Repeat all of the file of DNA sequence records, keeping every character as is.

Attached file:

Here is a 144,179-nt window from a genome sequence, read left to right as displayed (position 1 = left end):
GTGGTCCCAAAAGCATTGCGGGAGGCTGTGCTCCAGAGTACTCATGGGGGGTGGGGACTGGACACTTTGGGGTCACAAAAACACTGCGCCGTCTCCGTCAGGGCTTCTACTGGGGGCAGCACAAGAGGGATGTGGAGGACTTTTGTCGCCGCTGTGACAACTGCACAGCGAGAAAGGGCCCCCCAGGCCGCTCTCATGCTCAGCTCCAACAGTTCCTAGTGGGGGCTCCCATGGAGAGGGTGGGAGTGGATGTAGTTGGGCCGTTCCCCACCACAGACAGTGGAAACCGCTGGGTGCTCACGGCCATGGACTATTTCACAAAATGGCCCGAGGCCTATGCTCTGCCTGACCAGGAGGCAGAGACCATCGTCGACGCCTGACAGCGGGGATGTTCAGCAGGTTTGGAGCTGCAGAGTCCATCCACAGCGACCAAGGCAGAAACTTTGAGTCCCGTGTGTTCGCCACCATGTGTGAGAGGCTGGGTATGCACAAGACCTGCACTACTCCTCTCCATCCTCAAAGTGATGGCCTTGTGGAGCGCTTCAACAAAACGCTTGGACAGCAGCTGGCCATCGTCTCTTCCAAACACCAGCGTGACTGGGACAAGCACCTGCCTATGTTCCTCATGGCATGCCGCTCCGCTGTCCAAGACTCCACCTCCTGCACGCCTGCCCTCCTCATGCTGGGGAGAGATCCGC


Here is a 144,179-nt window from a genome sequence, read left to right as displayed (position 1 = left end):
GTGGTCCCAAAAGCATTGCGGGAGGCTGTGCTCCAGAGTACTCATGGGGGGTGGGGACTGGACACTTTGGGGTCACAAAAACACTGCGCCGTCTCCGTCAGGGCTTCTACTGGGGGCAGCACAAGAGGGATGTGGAGGACTTTTGTCGCCGCTGTGACAACTGCACAGCGAGAAAGGGCCCCCCAGGCCGCTCTCATGCTCAGCTCCAACAGTTCCTAGTGGGGGCTCCCATGGAGAGGGTGGGAGTGGATGTAGTTGGGCCGTTCCCCACCACAGACAGTGGAAACCGCTGGGTGCTCACGGCCATGGACTATTTCACAAAATGGCCCGAGGCCTATGCTCTGCCTGACCAGGAGGCAGAGACCATCGTCGACGCCTGACAGCGGGGATGTTCAGCAGGTTTGGAGCTGCAGAGTCCATCCACAGCGACCAAGGCAGAAACTTTGAGTCCCGTGTGTTCGCCACCATGTGTGAGAGGCTGGGTATGCACAAGACCTGCACTACTCCTCTCCATCCTCAAAGTGATGGCCTTGTGGAGCGCTTCAACAAAACGCTTGGACAGCAGCTGGCCATCGTCTCTTCCAAACACCAGCGTGACTGGGACAAGCACCTGCCTATGTTCCTCATGGCATGCCGCTCCGCTGTCCAAGACTCCACCTCCTGCACGCCTGCCCTCCTCATGCTGGGGAGAGATCCGC